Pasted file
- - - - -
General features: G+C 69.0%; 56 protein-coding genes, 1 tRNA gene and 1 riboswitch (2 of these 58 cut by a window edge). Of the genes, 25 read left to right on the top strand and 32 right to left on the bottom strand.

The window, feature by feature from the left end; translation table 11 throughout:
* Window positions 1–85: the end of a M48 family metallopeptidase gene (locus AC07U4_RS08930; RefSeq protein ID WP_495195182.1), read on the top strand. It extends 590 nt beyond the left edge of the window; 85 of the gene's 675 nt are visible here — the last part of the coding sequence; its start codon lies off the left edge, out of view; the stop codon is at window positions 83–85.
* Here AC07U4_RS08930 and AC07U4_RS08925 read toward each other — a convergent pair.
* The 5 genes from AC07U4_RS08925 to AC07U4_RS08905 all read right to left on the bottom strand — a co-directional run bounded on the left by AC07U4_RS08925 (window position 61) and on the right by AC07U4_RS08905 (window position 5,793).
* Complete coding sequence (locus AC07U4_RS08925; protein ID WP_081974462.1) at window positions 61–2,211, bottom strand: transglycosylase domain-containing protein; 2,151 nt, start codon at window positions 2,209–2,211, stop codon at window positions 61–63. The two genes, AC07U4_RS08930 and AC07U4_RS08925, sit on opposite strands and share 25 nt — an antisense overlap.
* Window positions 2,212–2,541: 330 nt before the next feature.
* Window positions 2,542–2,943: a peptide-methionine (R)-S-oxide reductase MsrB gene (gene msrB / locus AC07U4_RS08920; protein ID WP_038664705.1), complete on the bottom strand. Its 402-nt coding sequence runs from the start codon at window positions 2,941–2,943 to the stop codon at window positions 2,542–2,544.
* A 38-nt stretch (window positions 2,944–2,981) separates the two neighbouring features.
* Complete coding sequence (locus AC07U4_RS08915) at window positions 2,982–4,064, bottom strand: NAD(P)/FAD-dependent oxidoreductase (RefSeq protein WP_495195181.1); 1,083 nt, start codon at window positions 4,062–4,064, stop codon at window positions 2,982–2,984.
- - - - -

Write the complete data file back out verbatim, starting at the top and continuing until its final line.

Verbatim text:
General features: G+C 69.0%; 56 protein-coding genes, 1 tRNA gene and 1 riboswitch (2 of these 58 cut by a window edge). Of the genes, 25 read left to right on the top strand and 32 right to left on the bottom strand.

The window, feature by feature from the left end; translation table 11 throughout:
* Window positions 1–85: the end of a M48 family metallopeptidase gene (locus AC07U4_RS08930; RefSeq protein ID WP_495195182.1), read on the top strand. It extends 590 nt beyond the left edge of the window; 85 of the gene's 675 nt are visible here — the last part of the coding sequence; its start codon lies off the left edge, out of view; the stop codon is at window positions 83–85.
* Here AC07U4_RS08930 and AC07U4_RS08925 read toward each other — a convergent pair.
* The 5 genes from AC07U4_RS08925 to AC07U4_RS08905 all read right to left on the bottom strand — a co-directional run bounded on the left by AC07U4_RS08925 (window position 61) and on the right by AC07U4_RS08905 (window position 5,793).
* Complete coding sequence (locus AC07U4_RS08925; protein ID WP_081974462.1) at window positions 61–2,211, bottom strand: transglycosylase domain-containing protein; 2,151 nt, start codon at window positions 2,209–2,211, stop codon at window positions 61–63. The two genes, AC07U4_RS08930 and AC07U4_RS08925, sit on opposite strands and share 25 nt — an antisense overlap.
* Window positions 2,212–2,541: 330 nt before the next feature.
* Window positions 2,542–2,943: a peptide-methionine (R)-S-oxide reductase MsrB gene (gene msrB / locus AC07U4_RS08920; protein ID WP_038664705.1), complete on the bottom strand. Its 402-nt coding sequence runs from the start codon at window positions 2,941–2,943 to the stop codon at window positions 2,542–2,544.
* A 38-nt stretch (window positions 2,944–2,981) separates the two neighbouring features.
* Complete coding sequence (locus AC07U4_RS08915) at window positions 2,982–4,064, bottom strand: NAD(P)/FAD-dependent oxidoreductase (RefSeq protein WP_495195181.1); 1,083 nt, start codon at window positions 4,062–4,064, stop codon at window positions 2,982–2,984.